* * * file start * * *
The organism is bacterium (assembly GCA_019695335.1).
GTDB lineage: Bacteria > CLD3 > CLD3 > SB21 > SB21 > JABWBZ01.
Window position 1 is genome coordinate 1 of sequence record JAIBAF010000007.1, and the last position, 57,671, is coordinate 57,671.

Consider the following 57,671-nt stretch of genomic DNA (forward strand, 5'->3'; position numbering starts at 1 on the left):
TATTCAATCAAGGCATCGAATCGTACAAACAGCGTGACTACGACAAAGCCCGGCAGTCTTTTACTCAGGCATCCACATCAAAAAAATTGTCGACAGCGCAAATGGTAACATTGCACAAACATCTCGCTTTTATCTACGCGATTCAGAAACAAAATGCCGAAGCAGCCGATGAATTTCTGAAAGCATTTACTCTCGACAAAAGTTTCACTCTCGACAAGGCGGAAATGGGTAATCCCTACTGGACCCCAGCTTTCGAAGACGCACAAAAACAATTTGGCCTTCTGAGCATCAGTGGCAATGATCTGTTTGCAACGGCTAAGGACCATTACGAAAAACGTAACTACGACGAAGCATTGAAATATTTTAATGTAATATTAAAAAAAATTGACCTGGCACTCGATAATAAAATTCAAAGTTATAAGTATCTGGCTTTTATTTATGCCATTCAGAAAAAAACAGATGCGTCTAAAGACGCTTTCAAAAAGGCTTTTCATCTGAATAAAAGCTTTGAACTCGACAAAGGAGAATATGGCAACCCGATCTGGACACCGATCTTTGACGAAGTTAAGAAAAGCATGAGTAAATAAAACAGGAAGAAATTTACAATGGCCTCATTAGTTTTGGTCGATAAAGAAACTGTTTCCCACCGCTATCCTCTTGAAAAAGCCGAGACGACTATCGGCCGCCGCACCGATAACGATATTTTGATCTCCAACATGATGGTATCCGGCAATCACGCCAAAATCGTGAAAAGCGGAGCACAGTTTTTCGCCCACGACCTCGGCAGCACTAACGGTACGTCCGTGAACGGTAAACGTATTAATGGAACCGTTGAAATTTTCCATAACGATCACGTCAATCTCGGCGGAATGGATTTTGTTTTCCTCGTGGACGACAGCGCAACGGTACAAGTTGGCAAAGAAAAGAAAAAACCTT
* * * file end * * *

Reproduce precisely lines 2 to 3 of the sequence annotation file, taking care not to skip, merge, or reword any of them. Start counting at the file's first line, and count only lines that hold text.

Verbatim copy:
GTDB lineage: Bacteria > CLD3 > CLD3 > SB21 > SB21 > JABWBZ01.
Window position 1 is genome coordinate 1 of sequence record JAIBAF010000007.1, and the last position, 57,671, is coordinate 57,671.